We'll see if we have some margin selling pressure, but right now it looks like a tepid day with limited upside momentum.
Sept. 2, 2015 | 07:14
This Chaotic Action Will Give Great Opportunities
- The correction would have happened sooner were it not for central banks.
"Wise are they who have learned these truths: Trouble is temporary. Time is tonic. Tribulation is a test tube."
--William Arthur Ward
After some major ugliness on Tuesday, we are looking at a bounce and some calmer action this morning. While it is a bit of relief to see some green on the screens in the very early going, this market has some major problems to overcome if it is to return to health.
At the moment we have standard breakdown action developing. On Aug. 20 we had the first major crack in the indices. That selling gained momentum over the three days before a big bounce gave the bulls some hope that the worst might be over. In view of how often we have had V-shaped recoveries, it wasn't unrealistic to think the market might continue to trend back up. On Monday, we faltered slightly, but not enough to cause any real concern. But then yesterday the selling picked up steam and we took out some important support around 1940 for the S&P500.
We are now in danger of retesting last week's low of S&P 1870. That seems almost too obvious to actually work, but it is the level that is the focus of chart readers right now. There is nothing in the charts that suggest that yesterday's selling has abruptly come to an end. The bounce we are seeing this morning is going to be very difficult to trust.
Overnight, things calmed down in Asia. There wasn't any big rally in China, but markets there are closed on Thursday and Friday for the World War Two Victory holiday and there is some hope that the break may help to calm things down. There certainly is no reason to think that China stocks have bottomed out, but at least some of the panic has dissipated.
So how do we deal with this market? As I discussed recently, this is not a market for stock picking. Stocks are moving around in tandem and there isn't much of an edge trying to find something that may buck the trend. When we have moves of this magnitude, there is little choice but to try to catch some of the momentum. You want to be in the right vehicle, but most indices and big caps are going to move pretty much the same. Small caps are just too risky and random when the indices are making these giant moves.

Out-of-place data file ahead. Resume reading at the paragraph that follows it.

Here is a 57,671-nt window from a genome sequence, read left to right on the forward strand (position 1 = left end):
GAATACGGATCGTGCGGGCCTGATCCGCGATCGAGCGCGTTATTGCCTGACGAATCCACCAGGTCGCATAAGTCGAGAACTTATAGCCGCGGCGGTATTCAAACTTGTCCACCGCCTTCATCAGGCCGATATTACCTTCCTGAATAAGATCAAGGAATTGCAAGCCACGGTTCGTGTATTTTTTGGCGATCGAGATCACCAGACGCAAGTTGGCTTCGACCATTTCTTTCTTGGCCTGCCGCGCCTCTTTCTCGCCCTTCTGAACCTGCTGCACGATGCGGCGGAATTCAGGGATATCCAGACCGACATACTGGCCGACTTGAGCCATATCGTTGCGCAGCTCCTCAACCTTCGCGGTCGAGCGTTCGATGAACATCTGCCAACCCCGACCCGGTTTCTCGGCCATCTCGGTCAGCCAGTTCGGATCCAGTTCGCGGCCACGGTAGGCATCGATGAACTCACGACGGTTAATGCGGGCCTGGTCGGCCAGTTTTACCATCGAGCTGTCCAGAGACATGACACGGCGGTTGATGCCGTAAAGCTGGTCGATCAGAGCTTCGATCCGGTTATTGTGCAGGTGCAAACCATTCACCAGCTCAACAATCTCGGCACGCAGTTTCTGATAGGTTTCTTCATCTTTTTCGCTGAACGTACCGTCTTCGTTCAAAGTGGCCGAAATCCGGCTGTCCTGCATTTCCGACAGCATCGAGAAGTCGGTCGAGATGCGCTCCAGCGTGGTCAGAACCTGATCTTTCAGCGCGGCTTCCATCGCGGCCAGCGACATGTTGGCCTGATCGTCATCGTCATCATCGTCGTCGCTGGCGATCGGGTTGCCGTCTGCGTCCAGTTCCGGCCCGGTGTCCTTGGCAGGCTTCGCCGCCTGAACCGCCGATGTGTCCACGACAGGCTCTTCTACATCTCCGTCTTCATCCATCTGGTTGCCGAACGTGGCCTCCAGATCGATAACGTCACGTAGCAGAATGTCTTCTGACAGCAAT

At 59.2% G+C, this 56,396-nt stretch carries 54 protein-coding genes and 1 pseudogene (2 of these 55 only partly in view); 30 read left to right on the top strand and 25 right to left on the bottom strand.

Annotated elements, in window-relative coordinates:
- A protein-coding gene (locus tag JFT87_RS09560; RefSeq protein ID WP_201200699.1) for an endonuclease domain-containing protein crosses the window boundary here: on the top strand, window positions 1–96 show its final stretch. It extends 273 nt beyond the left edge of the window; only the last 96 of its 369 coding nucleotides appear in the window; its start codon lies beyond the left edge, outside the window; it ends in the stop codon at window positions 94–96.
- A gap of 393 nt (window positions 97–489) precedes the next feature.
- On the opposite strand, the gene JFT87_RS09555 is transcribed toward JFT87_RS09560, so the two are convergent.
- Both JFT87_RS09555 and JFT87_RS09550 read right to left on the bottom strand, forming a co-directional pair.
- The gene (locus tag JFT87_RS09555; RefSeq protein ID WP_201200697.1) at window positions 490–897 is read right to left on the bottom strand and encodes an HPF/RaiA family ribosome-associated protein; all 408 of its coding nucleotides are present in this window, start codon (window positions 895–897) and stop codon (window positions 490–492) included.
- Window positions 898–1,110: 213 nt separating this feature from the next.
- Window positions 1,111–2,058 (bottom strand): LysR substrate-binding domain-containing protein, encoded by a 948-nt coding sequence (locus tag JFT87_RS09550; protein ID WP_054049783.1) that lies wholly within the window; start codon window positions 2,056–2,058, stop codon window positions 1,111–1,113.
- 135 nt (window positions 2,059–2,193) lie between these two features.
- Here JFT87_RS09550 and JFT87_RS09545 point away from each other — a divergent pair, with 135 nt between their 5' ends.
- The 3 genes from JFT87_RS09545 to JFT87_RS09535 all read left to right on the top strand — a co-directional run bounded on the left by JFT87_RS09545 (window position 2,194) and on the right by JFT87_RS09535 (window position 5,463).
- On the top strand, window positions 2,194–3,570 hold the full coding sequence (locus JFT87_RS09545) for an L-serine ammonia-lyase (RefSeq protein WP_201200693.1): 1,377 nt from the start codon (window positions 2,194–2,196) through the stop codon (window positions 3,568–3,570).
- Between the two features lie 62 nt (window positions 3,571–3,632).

Many market players expend their energy trying to guess which way we will move next. There really isn't any way to be very certain how things will play out, despite the many pundits that claim to have superior insight. We could bounce right back or see a much deeper correction develop. Rather than try to predict, the best thing to do is to stay patient as events play out. There are opportunities to play bounces and rollovers, but trying to determine the exact moment the worst is over and we will trend back up is futile.
It is extremely important to have a game plan for dealing with this sort of volatility. There are long-term investors that will simply hold firm and ride it out. Trend traders have likely dumped most of their longs and are now focused on the short side. Short-term traders are playing the swings by buying dips and selling rips.
The key is to know your style and to know that we are dealing with a market that can change direction in the blink of an eye. If you aren't managing positions closely, you better be ready for your account to experience some major swings.
While the media loves to play up the idea that this is a major market crisis, the truth is that it is part of the normal cycle and is long overdue. Many traders find it refreshing to see the market go through some corrective action that probably would have occurred long ago if it wasn't for the constant meddling of central bankers.
The good news is that ultimately this chaotic action is going to give us some of the best new opportunities in many years. We simply have to navigate in a manner to protect capital and be patient as conditions develop. It is cause for celebration, rather than mourning.
We have a good-sized bounce setting up and it will be interesting to see how well it holds. There is opportunity, but the volatility and randomness will make it difficult.